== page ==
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Quotations by Tag for Contemplation

Tag: "Contemplation"      Page 1 of 1

The temple bell stops.
But the sound keeps coming
out of the flowers.
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Matsuo Basho

See Basho, Matsuo, wiki

That pleasure which is at once the most pure, the most elevating and the most intense, is derived, I maintain, from the contemplation of the beautiful.
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Edgar Allan Poe

The world can only be grasped by action, not by contemplation. The hand is the cutting edge of the mind.
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Dianne Arbus Diane Arbus (14 March 1923 – 26 July 1971) was one of the most original and influential American photographers of the 20th century. In 2003, she and her work were the subject of a major exhibition: Diane Arbus Revelations that was organized by the San Francisco Museum of Modern Art and traveled to other locations including The Metropolitan Museum of Art in New York City in 2005. In 2006 her life story was the subject of a motion picture starring Nicole Kidman as Diane Arbus.
Diane Arbus (née Nemerov) was born in New York City into a wealthy, Jewish family, [1] the younger sister of Howard Nemerov, who served as United States Poet Laureate on two separate occasions. She attended the Fieldston School for Ethical Culture.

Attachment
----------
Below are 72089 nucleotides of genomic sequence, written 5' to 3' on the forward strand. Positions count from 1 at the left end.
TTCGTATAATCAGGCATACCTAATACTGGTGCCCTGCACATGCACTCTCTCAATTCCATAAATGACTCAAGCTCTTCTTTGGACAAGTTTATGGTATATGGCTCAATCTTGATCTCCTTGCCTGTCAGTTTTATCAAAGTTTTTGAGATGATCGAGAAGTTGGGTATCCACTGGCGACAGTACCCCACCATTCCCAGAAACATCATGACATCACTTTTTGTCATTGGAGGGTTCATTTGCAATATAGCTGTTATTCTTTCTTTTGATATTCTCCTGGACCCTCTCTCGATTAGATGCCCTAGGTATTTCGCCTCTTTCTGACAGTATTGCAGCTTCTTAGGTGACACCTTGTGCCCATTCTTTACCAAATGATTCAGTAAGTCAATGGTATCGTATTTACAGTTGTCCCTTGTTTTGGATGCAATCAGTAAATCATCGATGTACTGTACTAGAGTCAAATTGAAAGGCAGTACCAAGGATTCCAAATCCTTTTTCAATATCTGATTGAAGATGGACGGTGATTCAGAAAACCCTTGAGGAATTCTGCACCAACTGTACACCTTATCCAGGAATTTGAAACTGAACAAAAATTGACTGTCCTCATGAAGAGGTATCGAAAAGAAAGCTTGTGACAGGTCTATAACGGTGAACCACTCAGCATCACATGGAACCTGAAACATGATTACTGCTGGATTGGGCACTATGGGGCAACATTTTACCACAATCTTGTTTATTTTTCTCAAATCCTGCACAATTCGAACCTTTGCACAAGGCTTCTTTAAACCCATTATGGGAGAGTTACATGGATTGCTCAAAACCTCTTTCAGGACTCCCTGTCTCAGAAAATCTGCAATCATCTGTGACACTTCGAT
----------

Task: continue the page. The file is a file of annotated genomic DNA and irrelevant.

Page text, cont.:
Identical Twins, Roselle, New Jersey, 1967, on the cover of Diane Arbus: An Aperture Monograph.

She married her childhood sweetheart Allan Arbus in 1941. During the 1940s she and her husband began a commercial photography business. Their daughter, Doon, was born in 1945 and their second daughter, Amy was born in 1954. In the 1940s Diane Arbus took classes with Berenice Abbott. 1955 she studied with Alexey Brodovitch and she studied with Lisette Model in 1956-58. Diane and Allan Arbus separated in 1959, and they were divorced in 1969.

In 1963 and 1966 Diane Arbus was awarded Guggenheim Fellowships for her project American Rites, Manners and Customs. During the 1960s, Diane Arbus taught photography at the Parsons School of Design, and The Cooper Union in New York City and the Rhode Island School of Design in Providence, Rhode Island.

On July 26, 1971, while living at Westbeth Artists Community, while suffering from depression, Diane Arbus took her own life, by ingesting pills and slashing herself with a razor. She was 48 years old. (Wikipedia)

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